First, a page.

A little more about Mike our weight lifting, scowling hero. He is the most fleshed out character in the whole book and that’s not saying much. We do get a little bit of background on him before the big reveal of aliens happens. He works in a tech office and seems to write military science fiction on the side, because, obviously this guy is a stand in for Ringo’s ego. He does feel a bit overlooked at the start of the book and laments not being a company commander because he wishes he could do something, “…important, useful, I don’t know, something more than building a really boss web page for the country’s fourth largest bank!” This ignores the fact that boss web pages for the country’s fourth largest bank totally rule. Non-boss web pages for the country’s third largest bank totally suck, so at least he isn’t doing that.

Other descriptions of humans get pretty clunky in this book too. Here’s a small sampling of the description of an officer. “Erect of carriage, his Battle Dress Uniform fit as if, contrary to regulation it was tailored. With closely cropped silver hair and glacial blue eyes he appeared to be exactly what he was: an iron-clad modern scion of the Prussian warrior class.” Say what now? I mean I get what the description is going for but did I start reading War and Peace or Gone With the Wind and not realize it? Clearly this guy doesn’t spend his time on building boss (or non-boss) websites.

The President in this book is basically a cookie cutter version of the one from Independence Day but he does say one line that stood out to me as super ridiculous, “We’ll fight in our boxer shorts before we’ll fight as slaves”. Are those really the only two options? Or maybe the President just really likes walking around in his boxers.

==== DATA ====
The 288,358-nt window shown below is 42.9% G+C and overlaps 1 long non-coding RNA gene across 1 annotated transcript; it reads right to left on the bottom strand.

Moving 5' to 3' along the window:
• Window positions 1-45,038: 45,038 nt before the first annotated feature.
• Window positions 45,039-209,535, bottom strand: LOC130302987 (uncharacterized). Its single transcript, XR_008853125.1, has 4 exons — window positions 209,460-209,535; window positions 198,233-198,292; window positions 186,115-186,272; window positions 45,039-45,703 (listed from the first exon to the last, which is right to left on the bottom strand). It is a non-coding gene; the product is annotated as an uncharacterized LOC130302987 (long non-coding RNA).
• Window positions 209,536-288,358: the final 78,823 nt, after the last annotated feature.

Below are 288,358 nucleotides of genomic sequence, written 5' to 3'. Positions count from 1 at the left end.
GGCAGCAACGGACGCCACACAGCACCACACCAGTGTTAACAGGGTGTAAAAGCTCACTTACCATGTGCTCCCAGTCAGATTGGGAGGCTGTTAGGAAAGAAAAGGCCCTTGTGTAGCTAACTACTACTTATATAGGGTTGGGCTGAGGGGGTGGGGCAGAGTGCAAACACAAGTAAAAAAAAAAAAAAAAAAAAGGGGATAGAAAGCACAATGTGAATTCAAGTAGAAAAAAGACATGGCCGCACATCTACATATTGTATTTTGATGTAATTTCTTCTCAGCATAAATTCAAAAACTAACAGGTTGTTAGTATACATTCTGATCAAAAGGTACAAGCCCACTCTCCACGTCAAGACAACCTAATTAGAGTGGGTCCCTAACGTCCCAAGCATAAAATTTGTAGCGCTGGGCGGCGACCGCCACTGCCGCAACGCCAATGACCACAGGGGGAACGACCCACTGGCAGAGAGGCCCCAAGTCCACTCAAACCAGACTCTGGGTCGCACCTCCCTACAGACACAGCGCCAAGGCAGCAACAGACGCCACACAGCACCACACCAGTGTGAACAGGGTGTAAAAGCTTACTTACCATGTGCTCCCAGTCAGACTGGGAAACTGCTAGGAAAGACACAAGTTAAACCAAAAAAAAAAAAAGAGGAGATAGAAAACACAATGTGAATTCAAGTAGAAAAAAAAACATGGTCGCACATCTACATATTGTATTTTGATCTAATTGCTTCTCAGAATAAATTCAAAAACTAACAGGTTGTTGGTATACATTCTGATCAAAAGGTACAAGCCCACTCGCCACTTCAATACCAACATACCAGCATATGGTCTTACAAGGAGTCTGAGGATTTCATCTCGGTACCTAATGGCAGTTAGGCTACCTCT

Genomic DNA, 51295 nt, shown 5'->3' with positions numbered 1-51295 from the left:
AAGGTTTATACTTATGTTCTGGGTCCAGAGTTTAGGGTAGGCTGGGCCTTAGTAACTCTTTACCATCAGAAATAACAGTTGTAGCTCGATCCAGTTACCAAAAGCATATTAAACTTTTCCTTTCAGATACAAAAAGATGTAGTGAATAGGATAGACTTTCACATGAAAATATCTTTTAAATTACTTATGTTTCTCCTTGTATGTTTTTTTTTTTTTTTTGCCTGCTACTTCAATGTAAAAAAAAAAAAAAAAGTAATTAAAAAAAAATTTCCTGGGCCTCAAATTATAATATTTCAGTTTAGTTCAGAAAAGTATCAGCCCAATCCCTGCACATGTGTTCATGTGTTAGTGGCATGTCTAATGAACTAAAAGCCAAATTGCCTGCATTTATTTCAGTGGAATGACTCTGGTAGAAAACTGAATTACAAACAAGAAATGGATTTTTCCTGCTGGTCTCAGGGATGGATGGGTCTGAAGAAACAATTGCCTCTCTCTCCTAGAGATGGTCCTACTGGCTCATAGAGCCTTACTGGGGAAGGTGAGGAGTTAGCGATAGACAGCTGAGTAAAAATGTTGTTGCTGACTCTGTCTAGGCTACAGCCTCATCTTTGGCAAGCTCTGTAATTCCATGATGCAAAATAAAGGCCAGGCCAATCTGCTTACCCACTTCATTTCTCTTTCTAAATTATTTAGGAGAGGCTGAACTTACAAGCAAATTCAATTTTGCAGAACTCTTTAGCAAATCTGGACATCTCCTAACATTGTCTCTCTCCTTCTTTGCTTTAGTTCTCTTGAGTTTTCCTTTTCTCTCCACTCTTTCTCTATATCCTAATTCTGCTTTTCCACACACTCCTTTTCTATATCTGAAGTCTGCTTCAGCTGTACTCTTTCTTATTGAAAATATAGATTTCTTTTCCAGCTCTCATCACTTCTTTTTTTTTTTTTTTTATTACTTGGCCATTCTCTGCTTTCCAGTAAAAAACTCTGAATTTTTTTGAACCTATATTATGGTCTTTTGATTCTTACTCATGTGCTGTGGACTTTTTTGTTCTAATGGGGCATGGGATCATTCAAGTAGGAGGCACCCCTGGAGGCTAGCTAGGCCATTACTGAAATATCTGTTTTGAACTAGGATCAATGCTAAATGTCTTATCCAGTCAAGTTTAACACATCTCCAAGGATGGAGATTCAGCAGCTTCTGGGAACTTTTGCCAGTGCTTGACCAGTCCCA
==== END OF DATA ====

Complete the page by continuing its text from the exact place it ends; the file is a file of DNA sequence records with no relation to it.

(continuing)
These weird descriptions continue, only more so once we are introduced to the enemy aliens, the Posleen. This is how they are initially described, “In general they are four legged sort of centaur-looking omnivores that lay eggs.” Not sure what they are in specific but I am going to assume, single legged sort of unicorn-looking carnivores that drink milk. The only real further description we get is when a video is shown of an attack made by these aliens. “Moments later leprous yellow-scaled legs with eaglelike talons entered the view.” Yeah, lots of centaurs with those… Later they are describe this way, “The aliens were Arabian-horse-sized centauroids. Long arms ending in four-digit talons, three “fingers” and a broad, clawed thumb, protruded from a complex double shoulder. The legs, ending in elongated talons, were longer than a horse’s, and sprung on a reverse double knee that seemed arachnid… Their long necks were topped with a blunt crocodillian snout. ” Thanks, Ringo, that clears it up in my mind a ton. It’s basically a menagerie of weird animals on a horse I guess? Maybe I’ll make a boss web page about it.